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Elderly Priest Dies After Being Tied Up During Home Invasion On Shelter Island

SHELTER ISLAND, N.Y. (CBSNewYork) – An elderly priest, tied up and left for dead inside his Long Island home nearly a month ago, has succumbed to his injuries.

As CBS2's Jennifer McLogan reported Tuesday, bells tolled at the Episcopal Diocese of Long Island as word spread the unsolved home invasion on quiet Shelter Island had turned into a homicide investigation. Rev. Paul Wancura, admired and adored by his congregants, died of injuries suffered in the crime.

"Seven days being zip-tied. How a human being can go without food and water for a week – he did. His will to live was just beyond belief," friend Michael Russell told McLogan.

Rev. Wancura's arm was amputated, as a result of being tied. His official cause of death was sepsis.

His former parishioners say he had no idea who the intruder was.

"I call it evil personified. And if this person has any conscience at all, he ought to turn himself in," friend Kevin Lockerbie said.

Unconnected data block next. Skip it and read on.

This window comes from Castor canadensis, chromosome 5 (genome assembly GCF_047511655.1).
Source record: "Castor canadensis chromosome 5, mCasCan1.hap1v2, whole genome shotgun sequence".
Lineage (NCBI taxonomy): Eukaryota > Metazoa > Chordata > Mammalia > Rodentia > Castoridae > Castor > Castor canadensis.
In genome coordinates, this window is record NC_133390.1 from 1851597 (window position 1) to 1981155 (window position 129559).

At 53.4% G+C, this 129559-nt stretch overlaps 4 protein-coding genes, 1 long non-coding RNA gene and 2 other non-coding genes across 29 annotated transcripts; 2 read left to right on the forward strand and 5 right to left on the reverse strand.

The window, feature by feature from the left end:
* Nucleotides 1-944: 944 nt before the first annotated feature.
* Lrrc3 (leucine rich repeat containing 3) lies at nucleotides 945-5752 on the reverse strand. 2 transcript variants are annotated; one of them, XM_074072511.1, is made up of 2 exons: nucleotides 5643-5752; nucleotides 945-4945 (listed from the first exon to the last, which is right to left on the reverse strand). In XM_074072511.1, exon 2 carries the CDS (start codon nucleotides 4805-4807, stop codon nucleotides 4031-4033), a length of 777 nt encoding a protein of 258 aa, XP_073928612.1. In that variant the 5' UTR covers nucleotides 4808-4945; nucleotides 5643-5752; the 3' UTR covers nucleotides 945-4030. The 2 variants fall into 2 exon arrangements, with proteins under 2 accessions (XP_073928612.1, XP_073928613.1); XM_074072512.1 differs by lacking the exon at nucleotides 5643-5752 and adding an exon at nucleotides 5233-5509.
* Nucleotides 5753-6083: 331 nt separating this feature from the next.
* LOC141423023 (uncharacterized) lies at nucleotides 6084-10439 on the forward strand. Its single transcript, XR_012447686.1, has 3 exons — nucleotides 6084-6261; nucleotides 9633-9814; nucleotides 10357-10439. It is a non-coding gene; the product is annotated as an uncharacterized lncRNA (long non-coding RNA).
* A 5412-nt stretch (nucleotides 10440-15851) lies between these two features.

More: 87-Year-Old Priest Beaten, Robbed In His Shelter Island Home

The 87-year-old priest served the diocese for more than half a century in Setauket, Greenport and Shelter Island, lately helping in Central Islip, where he was late to church and worshipers put out an SOS.

"We were here waiting for him and we called him several times, and there was no response," one parishioner said.

"Father Paul was loved by everybody. He married my wife and me 40 years ago," Russell said.

"Just a wonderful, godly man who was a great communicator," said Lockerbie.

Investigators want to know if the case is linked to an unoccupied residential burglary across the street. They're offering a $10,000 reward.

"Shelter Island is an extremely safe area. That's one of the reasons this is so shocking," Suffolk County Police Chief of Department Stuart Cameron said.

Friends and parishioners want the killer to be caught, unable to comprehend how a life that brought such comfort, joy and peace to so many ended in such a violent way.

Shelter Island has just 2,400 residents in the off-season and is accessible only by ferry.

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